Dear Friends and Neighbors,
In my last update, I provided an overview of the $43.7 billion operating budget we approved earlier this year. I also talked about the McCleary fix bill we passed that will help create equity for students and teachers, promote local control and implement a number of substantial reforms to our K-12 system.
Following our votes on these major pieces of legislation, there were just two more items of business that needed our attention before we could adjourn. Not only did we need to pass a two-year capital budget so local infrastructure projects could be funded, but we also needed to pass a bill to fix the state Supreme Court’s disastrous Hirst decision.
In the 2016 decision, the court ruled that in order for counties to be in compliance with the state’s Growth Management Act, they would be responsible for proving small wells wouldn’t lower instream flows and harm fish — a responsibility that had previously been tasked to the Department of Ecology (DOE).
Since many landowners cannot afford to hire a hydrologist to do what the DOE used to do, their land continues to sit undeveloped. It’s estimated their economic losses could easily run into the hundreds of millions of dollars. Furthermore, as property values throughout rural communities decline due to a lack of development, those in urban areas will begin to bear the brunt of the shifting tax burden.
As the 2017 session wore on, Republicans in the Senate stated unequivocally that there would be no capital budget without a long-term Hirst fix. They passed Senate Bill 5239 four times, which would have solved the Hirst issue. However, with the encouragement of the governor, the speaker of the House refused to bring the bill to the floor for a vote — even though a clear bipartisan majority in the House was ready to vote in favor of it. As a result, Senate Republicans refused to vote on the two-year capital budget passed by the House (and which I voted for), and the 2017 session came to a close after 193 days.
Some remain optimistic negotiators from all four caucuses will be able to come together and agree on a compromise before the start of the 2018 session. For the good of all Washingtonians, I sincerely hope that happens.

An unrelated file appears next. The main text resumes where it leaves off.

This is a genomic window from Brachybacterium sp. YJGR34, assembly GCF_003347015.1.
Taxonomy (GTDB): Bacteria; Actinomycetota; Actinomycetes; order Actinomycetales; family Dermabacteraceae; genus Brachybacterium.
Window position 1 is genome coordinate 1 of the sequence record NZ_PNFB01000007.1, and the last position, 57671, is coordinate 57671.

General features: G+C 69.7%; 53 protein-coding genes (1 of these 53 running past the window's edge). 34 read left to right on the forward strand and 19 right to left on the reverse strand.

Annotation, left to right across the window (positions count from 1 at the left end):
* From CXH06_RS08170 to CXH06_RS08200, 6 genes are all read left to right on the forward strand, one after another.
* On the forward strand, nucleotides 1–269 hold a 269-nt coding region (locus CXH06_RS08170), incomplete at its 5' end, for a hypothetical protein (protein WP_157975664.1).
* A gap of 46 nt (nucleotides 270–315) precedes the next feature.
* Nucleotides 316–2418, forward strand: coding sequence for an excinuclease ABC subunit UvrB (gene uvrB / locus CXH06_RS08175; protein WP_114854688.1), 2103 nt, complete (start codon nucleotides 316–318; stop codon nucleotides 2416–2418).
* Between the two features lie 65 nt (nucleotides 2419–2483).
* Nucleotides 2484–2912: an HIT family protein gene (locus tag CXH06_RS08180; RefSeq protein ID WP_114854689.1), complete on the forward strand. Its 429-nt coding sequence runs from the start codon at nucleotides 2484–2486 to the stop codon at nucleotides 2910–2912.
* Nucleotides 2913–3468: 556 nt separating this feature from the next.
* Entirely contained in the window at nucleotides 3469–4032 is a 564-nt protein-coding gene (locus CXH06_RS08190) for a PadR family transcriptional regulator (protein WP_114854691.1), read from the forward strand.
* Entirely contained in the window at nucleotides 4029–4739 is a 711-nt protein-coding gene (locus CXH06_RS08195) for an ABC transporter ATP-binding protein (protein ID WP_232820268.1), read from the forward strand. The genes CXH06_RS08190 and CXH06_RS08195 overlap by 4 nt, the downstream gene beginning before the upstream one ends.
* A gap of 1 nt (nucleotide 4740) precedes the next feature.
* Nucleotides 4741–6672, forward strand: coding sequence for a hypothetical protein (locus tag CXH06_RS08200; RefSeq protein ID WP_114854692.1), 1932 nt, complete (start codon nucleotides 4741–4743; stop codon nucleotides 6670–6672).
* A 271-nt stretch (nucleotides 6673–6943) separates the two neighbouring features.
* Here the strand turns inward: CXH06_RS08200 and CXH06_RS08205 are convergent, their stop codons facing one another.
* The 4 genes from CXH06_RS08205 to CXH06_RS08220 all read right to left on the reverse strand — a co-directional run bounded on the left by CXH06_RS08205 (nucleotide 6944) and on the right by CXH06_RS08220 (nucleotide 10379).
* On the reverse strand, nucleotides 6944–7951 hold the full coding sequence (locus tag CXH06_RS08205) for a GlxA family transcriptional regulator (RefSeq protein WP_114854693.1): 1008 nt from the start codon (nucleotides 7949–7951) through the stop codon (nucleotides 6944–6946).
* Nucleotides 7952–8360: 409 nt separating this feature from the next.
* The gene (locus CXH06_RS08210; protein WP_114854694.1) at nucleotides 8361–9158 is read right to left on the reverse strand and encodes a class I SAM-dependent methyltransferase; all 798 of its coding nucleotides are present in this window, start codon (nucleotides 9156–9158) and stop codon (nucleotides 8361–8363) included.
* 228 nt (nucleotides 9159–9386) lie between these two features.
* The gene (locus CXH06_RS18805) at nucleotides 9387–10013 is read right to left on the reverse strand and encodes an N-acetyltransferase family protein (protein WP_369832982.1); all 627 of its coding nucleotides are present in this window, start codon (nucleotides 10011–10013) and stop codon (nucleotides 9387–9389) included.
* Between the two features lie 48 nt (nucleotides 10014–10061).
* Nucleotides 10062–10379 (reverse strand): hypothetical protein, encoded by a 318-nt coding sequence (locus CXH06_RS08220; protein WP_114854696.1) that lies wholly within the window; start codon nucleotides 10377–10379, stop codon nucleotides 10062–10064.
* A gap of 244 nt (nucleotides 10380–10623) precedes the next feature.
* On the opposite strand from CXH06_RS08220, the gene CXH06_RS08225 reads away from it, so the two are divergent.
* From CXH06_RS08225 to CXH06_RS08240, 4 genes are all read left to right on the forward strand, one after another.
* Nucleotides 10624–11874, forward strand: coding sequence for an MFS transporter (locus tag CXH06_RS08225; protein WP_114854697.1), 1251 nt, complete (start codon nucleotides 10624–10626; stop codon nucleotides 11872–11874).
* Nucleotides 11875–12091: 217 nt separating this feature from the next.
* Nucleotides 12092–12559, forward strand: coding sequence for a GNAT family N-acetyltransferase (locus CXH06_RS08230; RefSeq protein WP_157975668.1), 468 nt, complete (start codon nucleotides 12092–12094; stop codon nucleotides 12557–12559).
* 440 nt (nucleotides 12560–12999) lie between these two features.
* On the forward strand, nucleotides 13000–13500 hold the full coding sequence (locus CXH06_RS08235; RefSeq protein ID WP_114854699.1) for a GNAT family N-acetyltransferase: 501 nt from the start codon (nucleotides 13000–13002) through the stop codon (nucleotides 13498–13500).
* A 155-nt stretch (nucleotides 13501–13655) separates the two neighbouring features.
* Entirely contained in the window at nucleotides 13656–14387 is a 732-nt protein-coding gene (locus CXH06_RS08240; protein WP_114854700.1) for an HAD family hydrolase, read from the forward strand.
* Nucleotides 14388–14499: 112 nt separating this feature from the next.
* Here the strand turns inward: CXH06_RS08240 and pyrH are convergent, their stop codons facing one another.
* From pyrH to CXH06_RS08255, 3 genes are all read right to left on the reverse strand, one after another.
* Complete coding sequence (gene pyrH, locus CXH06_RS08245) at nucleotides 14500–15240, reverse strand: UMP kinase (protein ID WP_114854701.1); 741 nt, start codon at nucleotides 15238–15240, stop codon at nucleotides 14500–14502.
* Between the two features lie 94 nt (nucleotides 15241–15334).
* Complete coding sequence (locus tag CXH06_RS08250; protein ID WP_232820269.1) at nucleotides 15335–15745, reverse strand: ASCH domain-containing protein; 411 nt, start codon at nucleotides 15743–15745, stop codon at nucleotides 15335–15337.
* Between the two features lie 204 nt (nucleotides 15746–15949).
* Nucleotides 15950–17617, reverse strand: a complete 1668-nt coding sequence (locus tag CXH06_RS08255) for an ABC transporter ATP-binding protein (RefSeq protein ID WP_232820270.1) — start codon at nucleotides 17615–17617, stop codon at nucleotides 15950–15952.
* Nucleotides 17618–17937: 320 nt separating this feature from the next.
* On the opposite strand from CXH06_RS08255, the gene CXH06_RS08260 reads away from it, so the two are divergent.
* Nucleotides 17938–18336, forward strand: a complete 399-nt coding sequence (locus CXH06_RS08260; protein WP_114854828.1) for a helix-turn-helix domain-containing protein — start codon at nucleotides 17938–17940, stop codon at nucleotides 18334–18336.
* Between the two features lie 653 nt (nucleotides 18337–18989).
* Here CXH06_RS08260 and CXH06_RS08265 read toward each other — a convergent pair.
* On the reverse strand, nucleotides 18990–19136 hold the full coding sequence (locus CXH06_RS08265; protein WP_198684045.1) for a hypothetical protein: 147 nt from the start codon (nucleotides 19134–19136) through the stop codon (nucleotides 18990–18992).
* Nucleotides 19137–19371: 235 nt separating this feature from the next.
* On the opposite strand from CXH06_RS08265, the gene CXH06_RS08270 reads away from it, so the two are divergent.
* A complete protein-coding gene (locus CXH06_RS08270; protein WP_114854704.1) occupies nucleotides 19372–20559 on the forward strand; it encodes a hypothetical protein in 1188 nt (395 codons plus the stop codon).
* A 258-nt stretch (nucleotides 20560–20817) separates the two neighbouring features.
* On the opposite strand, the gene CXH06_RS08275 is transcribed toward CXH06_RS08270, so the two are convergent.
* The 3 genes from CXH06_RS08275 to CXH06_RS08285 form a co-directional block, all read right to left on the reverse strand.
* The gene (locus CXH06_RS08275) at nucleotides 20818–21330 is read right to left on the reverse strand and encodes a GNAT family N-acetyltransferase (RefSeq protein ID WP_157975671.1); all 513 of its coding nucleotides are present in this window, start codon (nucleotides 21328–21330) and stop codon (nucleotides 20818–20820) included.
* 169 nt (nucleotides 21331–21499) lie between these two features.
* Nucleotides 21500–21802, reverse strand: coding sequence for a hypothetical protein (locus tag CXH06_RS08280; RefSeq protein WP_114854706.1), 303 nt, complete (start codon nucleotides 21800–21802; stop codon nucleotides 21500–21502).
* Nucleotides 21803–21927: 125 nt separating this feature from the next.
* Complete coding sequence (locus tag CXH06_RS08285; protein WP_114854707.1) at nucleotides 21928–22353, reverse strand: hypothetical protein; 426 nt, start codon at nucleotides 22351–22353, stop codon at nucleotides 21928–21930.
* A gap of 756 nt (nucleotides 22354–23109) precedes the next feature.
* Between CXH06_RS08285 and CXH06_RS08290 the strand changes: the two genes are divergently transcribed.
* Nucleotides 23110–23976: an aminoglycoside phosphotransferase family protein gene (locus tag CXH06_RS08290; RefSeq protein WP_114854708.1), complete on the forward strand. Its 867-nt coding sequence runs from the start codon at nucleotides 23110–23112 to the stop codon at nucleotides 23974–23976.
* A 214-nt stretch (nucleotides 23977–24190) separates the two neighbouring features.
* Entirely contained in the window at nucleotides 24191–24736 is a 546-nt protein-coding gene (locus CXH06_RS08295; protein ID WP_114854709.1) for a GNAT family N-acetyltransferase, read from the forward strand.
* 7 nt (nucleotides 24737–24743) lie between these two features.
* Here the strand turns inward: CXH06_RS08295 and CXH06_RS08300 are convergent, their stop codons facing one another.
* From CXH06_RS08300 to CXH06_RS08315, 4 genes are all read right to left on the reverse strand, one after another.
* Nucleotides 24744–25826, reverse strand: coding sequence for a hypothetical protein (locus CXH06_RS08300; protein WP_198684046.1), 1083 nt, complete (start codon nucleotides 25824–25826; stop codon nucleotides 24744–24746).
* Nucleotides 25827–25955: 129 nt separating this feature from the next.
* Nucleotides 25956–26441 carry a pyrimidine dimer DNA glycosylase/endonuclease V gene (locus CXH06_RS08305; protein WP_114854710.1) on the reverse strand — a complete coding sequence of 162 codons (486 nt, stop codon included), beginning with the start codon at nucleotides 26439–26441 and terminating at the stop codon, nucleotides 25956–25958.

Working to end our overreliance on special sessions
Since joining the Legislature in 2013, I’ve been troubled by a problem nobody seems to want to fix: our overreliance on special sessions. For far too long, legislators have preserved a process where deadlines and cutoffs don’t matter, hyper-partisan budgets are presented as reasonable starting points for negotiations, and collaboration is nonexistent. Quite frankly, if we don’t get our act together, you will continue to bear the brunt of our irresponsibility and good legislators will leave for greener pastures.
Earlier this year, I introduced House Joint Resolution 4205, which would have suspended the pay of every member of the Legislature if an operating budget proposal was not presented to the governor by the end of the regular session. While the resolution was not heard in the House Appropriations Committee, I believe such a policy would have an immediate affect on productivity and you would begin to see us finishing our work on time.
Although my resolution did not pass, I’m not giving up on this effort. Later this interim, I will convene a bipartisan group of legislators from each chamber to begin looking at ways to overhaul our budgeting process so we can avoid special sessions in the future.
Hearing your feedback helps me serve our communities more effectively, so please continue contacting me with any questions, comments or concerns you have. I would also welcome any ideas you have for bills I could introduce during the 2018 legislative session. My phone number is (360) 786-7902 and my email address is email@example.com. I look forward to hearing from you!
It is an honor to serve you in the Legislature.